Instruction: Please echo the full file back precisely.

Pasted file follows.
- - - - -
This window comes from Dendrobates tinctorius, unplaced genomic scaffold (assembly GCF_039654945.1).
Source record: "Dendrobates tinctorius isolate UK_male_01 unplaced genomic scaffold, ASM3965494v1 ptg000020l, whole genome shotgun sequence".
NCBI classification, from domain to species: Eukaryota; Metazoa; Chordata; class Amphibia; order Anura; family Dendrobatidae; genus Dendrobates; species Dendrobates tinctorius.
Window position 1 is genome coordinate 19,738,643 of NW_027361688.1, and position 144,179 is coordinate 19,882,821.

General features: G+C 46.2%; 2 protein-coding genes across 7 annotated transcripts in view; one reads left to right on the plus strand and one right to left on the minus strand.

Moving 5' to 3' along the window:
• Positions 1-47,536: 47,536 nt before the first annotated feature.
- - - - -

This window comes from Dendrobates tinctorius, unplaced genomic scaffold (assembly GCF_039654945.1).
Source record: "Dendrobates tinctorius isolate UK_male_01 unplaced genomic scaffold, ASM3965494v1 ptg000020l, whole genome shotgun sequence".
NCBI classification, from domain to species: Eukaryota; Metazoa; Chordata; class Amphibia; order Anura; family Dendrobatidae; genus Dendrobates; species Dendrobates tinctorius.
Window position 1 is genome coordinate 19,738,643 of NW_027361688.1, and position 144,179 is coordinate 19,882,821.

General features: G+C 46.2%; 2 protein-coding genes across 7 annotated transcripts in view; one reads left to right on the plus strand and one right to left on the minus strand.

Moving 5' to 3' along the window:
• Positions 1-47,536: 47,536 nt before the first annotated feature.